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Fig. 5. Variation of mean NDVI values for six soil classes, in four months analyzed in the year of 2008.

in land use, typical savanna-shrub communities are replacing the initial plant physiognomy of primitive open forest areas, as observed in this work. Soils from the study site have an average pH (measured in H2O) of 5.2, and at pH below 5, Al in its trivalent form (Al3 +) is available in soil solution (Delhaize and Ryan, 1995), which implies an increase of Al cations concentration (Fig. 3), consequently decreasing the availability of exchangeable bases such as Mg, Ca, and K. This natural soil condition does not restrict plant development; however, forest communities in this region have evolved in such a way that they are adapted to this acidic environment, tolerating acidic soils with relatively low fertility.

3.2.4. Vegetation and water dynamics in the soil classes Vegetation behavior changed when different Landsat scenes were analyzed, as observed by a slight difference in the NDVI values according to each soil class (Fig. 5). Ferralsols showed the highest means for the NDVI values in April and May, which correspond to the end of dry season, followed by Lixisols. Ferralsols are deep, have good drainage and are intensely leached. Their mineralogy is essentially composed by Fe and Al oxides. When these soils are clayey, they are usually associated with good water storage capacity and enhanced root development. Cambisols and Plinthosols showed lower means for the NDVI values, as these soils limit root development. Cambisols have a poor developed B-horizon with the presence of rocky material. In Plinthosols, the presence of plinthite and, particularly, petroplinthite represent a serious obstacle to root penetration and water flow thus compromising tree establishment. In the dry season, notably in August, the NDVI values decreased substantially. The spectral pattern, in turn, remained similar for the soil classes. Ferralsols, associated with clay texture, showed the highest NDVI values in the moist season (April and May, Fig. 5), and had low NDVI values in August; still, the values were higher than in Arenosols. Arenosols had the lowest NDVI values in April and in August (Fig. 5), due to their low water availability. Lixisols had almost the same NDVI values as Ferralsols did in June and August (Fig. 5), as they also have good water storage at depth. The significant NDVI difference obtained between June and August (Fig. 5) shows the maximum expression of the dry season, when vegetation loses its green parts thus decreasing the NDVI values. The Shapiro-Wilk test was performed in the residuals generated in the Analysis of Variance (ANOVA). The NDVI data in function of soils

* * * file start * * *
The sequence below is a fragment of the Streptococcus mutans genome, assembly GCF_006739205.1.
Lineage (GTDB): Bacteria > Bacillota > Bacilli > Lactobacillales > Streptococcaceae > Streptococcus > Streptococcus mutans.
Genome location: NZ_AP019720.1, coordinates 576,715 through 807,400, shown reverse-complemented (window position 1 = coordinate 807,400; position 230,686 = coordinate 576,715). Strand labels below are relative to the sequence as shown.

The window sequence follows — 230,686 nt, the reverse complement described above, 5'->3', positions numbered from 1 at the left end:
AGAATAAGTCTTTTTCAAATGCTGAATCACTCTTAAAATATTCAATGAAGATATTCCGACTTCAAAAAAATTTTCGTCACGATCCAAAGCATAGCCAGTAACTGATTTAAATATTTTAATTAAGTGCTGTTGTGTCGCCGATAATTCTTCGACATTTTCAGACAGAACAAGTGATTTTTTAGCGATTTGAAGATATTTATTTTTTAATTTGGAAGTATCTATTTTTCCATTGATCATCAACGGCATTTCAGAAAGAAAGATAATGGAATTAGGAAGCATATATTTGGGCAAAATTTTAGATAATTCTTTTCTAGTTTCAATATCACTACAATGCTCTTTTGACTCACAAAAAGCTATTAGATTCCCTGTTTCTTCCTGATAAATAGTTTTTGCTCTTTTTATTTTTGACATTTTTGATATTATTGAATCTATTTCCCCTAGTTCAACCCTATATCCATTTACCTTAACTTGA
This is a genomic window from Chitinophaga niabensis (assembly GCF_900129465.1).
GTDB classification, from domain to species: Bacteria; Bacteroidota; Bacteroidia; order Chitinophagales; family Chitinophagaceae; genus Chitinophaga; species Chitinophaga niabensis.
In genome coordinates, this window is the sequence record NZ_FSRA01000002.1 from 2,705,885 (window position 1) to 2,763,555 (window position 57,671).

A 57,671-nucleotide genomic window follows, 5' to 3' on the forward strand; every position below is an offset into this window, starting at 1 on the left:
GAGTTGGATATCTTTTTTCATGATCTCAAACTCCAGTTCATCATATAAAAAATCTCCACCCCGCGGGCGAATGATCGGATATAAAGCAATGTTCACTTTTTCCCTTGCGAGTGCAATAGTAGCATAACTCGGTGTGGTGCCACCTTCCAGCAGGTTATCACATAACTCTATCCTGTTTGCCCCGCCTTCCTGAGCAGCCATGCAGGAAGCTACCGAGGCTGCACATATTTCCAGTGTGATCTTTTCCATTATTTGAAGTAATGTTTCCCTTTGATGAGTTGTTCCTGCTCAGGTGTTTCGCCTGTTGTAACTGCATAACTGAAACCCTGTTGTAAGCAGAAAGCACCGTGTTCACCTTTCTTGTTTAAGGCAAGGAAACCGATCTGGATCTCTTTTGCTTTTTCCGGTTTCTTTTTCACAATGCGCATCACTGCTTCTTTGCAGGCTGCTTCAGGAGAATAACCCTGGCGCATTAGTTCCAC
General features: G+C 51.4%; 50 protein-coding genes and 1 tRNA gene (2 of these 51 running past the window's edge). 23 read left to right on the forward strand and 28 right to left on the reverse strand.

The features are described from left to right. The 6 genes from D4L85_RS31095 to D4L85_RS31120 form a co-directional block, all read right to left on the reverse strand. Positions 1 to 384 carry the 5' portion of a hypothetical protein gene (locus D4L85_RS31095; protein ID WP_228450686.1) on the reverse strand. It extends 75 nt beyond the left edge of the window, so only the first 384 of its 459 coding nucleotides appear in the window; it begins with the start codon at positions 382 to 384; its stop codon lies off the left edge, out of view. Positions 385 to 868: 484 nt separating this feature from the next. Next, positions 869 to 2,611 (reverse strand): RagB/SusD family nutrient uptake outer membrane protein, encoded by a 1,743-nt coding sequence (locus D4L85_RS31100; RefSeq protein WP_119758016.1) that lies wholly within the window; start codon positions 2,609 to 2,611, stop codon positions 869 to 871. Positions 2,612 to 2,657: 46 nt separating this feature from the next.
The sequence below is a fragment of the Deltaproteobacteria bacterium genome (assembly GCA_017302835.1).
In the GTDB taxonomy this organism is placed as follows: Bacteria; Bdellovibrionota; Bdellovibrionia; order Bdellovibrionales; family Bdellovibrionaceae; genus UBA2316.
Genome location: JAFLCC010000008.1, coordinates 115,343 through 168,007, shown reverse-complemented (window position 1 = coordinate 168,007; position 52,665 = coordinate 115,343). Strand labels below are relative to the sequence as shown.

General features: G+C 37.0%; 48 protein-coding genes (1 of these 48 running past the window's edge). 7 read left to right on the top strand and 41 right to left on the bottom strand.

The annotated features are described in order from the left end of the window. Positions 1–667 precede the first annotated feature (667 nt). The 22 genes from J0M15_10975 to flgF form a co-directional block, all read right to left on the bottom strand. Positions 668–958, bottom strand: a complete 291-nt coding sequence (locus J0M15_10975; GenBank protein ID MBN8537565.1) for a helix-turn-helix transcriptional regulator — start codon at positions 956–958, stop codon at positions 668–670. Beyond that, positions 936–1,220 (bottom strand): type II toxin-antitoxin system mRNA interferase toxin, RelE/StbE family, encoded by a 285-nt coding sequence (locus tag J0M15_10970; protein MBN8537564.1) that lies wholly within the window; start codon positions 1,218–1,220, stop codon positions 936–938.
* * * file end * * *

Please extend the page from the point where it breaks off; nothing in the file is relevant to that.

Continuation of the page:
Fig. 6. Results of Dunn's test for (a) soils and (b) scene acquisition dates.

and season did not follow a normal distribution (p-value = 6.1 ∗ 10− 6). The Kruskal-Wallis rank sum test (Kruskal and Wallis, 1952), recommended for non-parametric data, was used to proceed with the statistical analysis. The Kruskal-Wallis one-way analysis of variance by ranks test is applicable in cases when the data do not follow requirements for one-way ANOVA (Pohlert, 2014). The Kruskal-Wallis rank sum test identified significant statistical differences regarding the NDVI values considering the six soil classes and four months analyzed (April, May, June and August), both with a pvalue < 0.01. The Dunn's test (Dunn, 1961) for multiple comparisons of independent samples verified which soil classes presented statistical differences in terms of the NDVI rank sum (Fig. 6a) and if this rank differed considering the months analyzed (Fig. 6b). In the case of soil classes, three groups were formed (Fig. 6a): a (only Arenosols), ab (Cambisols, Leptosols, Plinthosols and Lixisols) and b (only Ferralsols). Only groups a and b were considered statistically different. Arenosols differ from Ferralsols in the study site mainly because of texture, as Arenosols have a sandy to very sandy texture and are not significantly 45

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Fig. 7. Results of Dunn's test for (a) April, (b) May, (c) June and (d) August.

nutrients, presenting high contents of Fe and/or Al oxides. However, for this study site, besides soil fertility, the presence and storage of water in the soil strongly influence on plant development. Ferralsols have the best conditions for plant development, supporting the assumption that savanna vegetation is adapted to soils with low fertility and high Al content, within an acidic environment, which is in agreement with tropical soils from Brazil that occur in the central region of the country (Demattê and Demattê, 1993). In August (Fig. 7d), the maximum expression of the dry season led to a general decrease in the NDVI values, regardless of the soil class, which were statistically classified as equal. Still, Ferralsol and Lixisol store more water and resist further to water shortage. Cambisols are not well drained and thus do not provide good conditions for plant development, which is why in April (Fig. 7a) and May (Fig. 7b), their NDVI mean rank is lower. However, in the dry season, even though there is lack of water associated with this incipient soil class, nutrients are available as they are young soils. Nutrients help the maintenance of plants in this season. The same occurs with Leptosols that are usually affected by water shortages. Ferralsols have good drainage as they present clay texture, related with microaggregation. In the wet season, Ferralsols are associated with high water retention, but they do not saturate, providing good conditions for plant development. In the dry season, Ferralsols still keep water due to their high clay content. Lixisols have a sandy layer in horizon A and a clayey one in horizon B. This leads to low water loss in the moist season and, consequently, good water storage in the dry